66 Constantinou, G., in Early Metallurgy in Cyprus (Nicosia 1982) 14–7 fig. 2.
67 Commonly the ratios 208Pb/206Pb and 207Pb/206Pb vary less than ±0·3 per cent throughout an ore body; sometimes the variation is much less.
68 A more certain attribution, in the case of overlapping lead isotope ore fields, ideally requires field-work to determine whether the copper deposits were anciently worked, the age of mining, etc.
69 Gale, N. H., Stos-Gale, Z. A., and Zwicker, U., Report of the Department of Antiquity (Cyprus 1986) (in press).
70 Three isotope ratios can be formed from the isotopic abundances of the four naturally occurring isotopes of lead; these ratios can be combined in pairs to give the two diagrams customarily used in plotting graphically the measured lead isotope compositions.
71 The Mathiati Hoard, and the eleven oxhide ingot fragments which form part of it, have been published in Catling, op. cit. 268, pl. 49g (see n. 14 above).
72 Bear, L. M., The Mineral Resources and Mining Industry of Cyprus (Nicosia 1963) 36; Constantinou, , in Early Metallurgy in Cyprus (Nicosia 1982) 20.
73 The analyses are reported by Gale, Stos-Gale, and Zwicker, op. cit. (see n. 69 above).
74 Tylecote, R. F., Ghaznavi, H. A., and Boydell, P. J., J. Archaeological Science 4 (1977) 305–7.
75 Paribeni, R., Rend. Linc. 12 (1903) 334–5; Carratelli, P., MA 40, 434, 455–8; Halbherr, F., Stefani, E., and Banti, L., Ann. 55 (1977) 123–4.
76 Full analyses of all sixteen ingots, including metallographic and electron microprobe analyses, are in progress and will be reported in due course.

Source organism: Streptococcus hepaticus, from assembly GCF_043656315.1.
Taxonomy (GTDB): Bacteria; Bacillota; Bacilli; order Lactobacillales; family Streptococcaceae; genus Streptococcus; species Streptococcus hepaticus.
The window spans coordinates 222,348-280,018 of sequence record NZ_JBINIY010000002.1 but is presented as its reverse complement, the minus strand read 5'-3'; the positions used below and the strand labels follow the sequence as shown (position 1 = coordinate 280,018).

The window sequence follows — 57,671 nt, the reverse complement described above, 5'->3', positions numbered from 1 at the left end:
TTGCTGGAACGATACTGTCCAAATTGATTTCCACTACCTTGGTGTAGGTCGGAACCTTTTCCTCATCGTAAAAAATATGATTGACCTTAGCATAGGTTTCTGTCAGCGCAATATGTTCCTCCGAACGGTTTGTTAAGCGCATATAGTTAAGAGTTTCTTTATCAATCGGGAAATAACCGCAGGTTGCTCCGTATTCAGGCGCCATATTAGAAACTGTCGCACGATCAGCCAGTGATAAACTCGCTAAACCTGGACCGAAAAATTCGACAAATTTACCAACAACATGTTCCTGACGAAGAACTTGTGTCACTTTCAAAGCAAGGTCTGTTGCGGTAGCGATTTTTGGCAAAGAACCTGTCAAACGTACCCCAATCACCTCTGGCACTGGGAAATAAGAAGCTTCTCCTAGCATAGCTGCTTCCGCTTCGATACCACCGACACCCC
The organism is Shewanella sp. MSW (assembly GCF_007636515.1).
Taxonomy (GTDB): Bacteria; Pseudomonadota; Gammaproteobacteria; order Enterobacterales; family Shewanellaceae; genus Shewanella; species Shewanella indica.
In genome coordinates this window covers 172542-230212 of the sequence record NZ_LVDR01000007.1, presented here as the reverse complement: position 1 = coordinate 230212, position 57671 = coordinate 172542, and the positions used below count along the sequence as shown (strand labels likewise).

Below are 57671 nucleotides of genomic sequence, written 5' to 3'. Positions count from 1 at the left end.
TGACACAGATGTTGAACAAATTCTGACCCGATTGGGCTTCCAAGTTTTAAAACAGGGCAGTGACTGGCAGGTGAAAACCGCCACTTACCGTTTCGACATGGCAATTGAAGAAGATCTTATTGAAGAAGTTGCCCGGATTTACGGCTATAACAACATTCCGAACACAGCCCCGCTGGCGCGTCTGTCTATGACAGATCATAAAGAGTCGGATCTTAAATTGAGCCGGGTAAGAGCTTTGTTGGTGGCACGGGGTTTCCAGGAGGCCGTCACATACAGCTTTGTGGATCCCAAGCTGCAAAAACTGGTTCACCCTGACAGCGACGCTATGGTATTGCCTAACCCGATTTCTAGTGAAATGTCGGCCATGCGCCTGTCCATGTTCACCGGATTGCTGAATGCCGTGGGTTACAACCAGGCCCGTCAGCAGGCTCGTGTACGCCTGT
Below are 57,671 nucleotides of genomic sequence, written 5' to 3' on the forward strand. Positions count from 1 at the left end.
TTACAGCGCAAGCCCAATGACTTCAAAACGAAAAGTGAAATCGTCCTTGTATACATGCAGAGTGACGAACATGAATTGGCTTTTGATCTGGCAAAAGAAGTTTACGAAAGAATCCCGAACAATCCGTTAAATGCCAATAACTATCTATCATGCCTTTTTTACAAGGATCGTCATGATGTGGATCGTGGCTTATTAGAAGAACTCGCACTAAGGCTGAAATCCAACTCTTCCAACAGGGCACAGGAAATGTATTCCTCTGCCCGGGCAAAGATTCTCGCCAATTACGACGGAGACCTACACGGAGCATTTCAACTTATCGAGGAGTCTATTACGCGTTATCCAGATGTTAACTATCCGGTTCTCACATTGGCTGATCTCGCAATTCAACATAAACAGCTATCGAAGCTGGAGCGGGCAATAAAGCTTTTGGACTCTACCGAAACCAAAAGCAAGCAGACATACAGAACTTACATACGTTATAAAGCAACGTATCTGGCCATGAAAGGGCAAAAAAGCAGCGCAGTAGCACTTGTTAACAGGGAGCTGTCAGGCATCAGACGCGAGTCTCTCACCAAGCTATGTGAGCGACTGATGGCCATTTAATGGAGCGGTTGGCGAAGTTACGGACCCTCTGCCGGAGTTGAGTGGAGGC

77 See de Jesus, P., BAR International Series 74 (i) (1980) 21–2, 55, 109, 121, 147, 148; for the geology, see Griffitts, W. R., Albers, J. P., and Oner, O., Economic Geology 115 (1972) 701–16.
78 Cumming, G. L. and Richards, J. R., Earth and Planetary Science Letters xxviii (1975) 155–71.
79 Op. cit. (see n. 77 above).
80 Desmet, A., Lapierre, H., Rocci, G., Cagny, C., Parrot, J. F., and Delaloye, M., Nature 273 (1978) 527–30.
81 The ingot with a patch bearing a sign, Ingot 726B according to Buchholz, op. cit. (1959) (see n. 1 above), who illustrates it on p. 33 pl. 4.3.
82 See Creutzberg, N., Geological Map of Crete, IGME (Athens 1977).
83 Op. cit. (see n. 39 above).
84 Branigan, , BSA 70 (1975) 18; BSA 72 (1977) 66; Studi Micenei ed Egeo-Anatolici 13 (1971) 10–14; Aegean Metallurgy in the Early and Middle Bronze Age (Oxford 1974).
85 Op. cit. (see n. 50 above) 32.
86 Op. cit. (see nn. 49, 50 above).
87 Gale, N. H., Stos-Gale, Z. A., and Gilmore, G. R., Anatolian Studies (1985) 143–73, and Pernicka, E., Seeliger, T. C., Wagner, G. A., Begemann, F., Schmitt-Strecker, S., Eibner, C., Oztunali, O., and Baranyi, I., Jb DR-GZ (1984) 533–99.
88 See Gale, Stos-Gale, and Gilmore, op. cit. (n. 87 above).
89 Bass, op. cit. (see n. 1 above).
90 Catling, op. cit. (see n. 33 above).
91 Branigan, , in Early Metallurgy in Cyprus (Nicosia 1982) 203–12.